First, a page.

Havili - Te Vaka
Warm Earth Records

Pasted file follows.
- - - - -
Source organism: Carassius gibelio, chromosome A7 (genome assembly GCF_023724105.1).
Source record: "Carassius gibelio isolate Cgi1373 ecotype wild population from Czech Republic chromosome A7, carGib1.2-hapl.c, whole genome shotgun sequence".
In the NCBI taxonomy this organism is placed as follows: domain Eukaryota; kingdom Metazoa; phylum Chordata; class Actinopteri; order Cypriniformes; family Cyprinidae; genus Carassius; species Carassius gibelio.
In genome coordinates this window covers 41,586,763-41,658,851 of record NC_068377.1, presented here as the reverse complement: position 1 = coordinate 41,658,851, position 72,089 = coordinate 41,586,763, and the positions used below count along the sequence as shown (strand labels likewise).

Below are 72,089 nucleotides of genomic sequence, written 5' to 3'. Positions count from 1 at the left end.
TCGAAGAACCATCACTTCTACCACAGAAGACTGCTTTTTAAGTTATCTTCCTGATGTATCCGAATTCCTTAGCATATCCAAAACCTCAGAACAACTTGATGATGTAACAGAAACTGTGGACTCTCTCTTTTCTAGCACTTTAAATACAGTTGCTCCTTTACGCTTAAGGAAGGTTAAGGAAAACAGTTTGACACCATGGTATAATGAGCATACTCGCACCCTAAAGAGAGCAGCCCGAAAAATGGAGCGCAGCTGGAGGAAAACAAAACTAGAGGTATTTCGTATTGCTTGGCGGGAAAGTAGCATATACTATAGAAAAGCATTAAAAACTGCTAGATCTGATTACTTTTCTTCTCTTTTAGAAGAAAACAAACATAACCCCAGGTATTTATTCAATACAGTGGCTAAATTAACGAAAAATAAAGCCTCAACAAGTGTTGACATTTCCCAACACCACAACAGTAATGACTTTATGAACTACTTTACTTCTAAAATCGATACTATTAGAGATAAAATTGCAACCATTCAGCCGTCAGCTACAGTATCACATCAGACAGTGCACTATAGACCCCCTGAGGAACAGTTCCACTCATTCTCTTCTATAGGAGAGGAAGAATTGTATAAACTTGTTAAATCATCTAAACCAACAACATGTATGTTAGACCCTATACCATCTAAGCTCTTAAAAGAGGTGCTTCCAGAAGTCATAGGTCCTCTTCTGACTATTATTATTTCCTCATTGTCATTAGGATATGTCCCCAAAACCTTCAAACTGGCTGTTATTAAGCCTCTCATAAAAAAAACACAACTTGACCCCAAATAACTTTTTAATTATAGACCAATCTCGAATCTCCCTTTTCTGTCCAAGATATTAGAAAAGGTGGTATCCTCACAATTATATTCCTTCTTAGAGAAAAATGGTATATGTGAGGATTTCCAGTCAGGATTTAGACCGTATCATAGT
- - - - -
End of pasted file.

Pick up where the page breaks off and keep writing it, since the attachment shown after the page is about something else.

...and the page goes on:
Capping his introductory album notes to Havili, the 7th album from Polynesian fusionists, Te Vaka, patriarch Opetaia Foa’i writes, “I can honestly say that I feel like the goal has been reached, the canoe has arrived and my job is done.” Hmmm ... taken out of context, that quote does sound foreboding. I sincerely hope that this disc does not represent a swan song for a band that deserves so much more exposure. Foa’i and his fellow South Sea explorers have amassed an amazing songbook over the years, full of stirring lyrics about the delicate environment of Pacifica and the vanishing cultures of its peoples. And, Te Vaka isn’t content to preach to the choir, their sweet masterpieces of elegant pop are immediately accessible to fresh ears around the planet. The harmonies they have invented and perfected over time have the capacity to send shivers of joy through your body. Foa’i underpins them with acoustic guitar strokes of such tone and intricacy they reflect the singing strings of the Hawaiian slack key masters. The pate or log drum; the churning percussive waves over which Te Vaka’s melodies skim is now so interwoven into their compositions as to be seamless and sinuously alive. And, with the maturity of each passing album, Te Vaka continues to stretch out. Midway though ‘Lovely World’, a compelling showpiece on Havili, which actually belies the title by mourning the lack of common decency in the modern world and the noise of the big machine, electric guitarist Neil Forrest sets up a quiet storm of textured atmospheres over violin and cello. It’s one of many sublime moments on a disc that captures the Havili (blowing breeze) from a paradise hopefully never forgotten.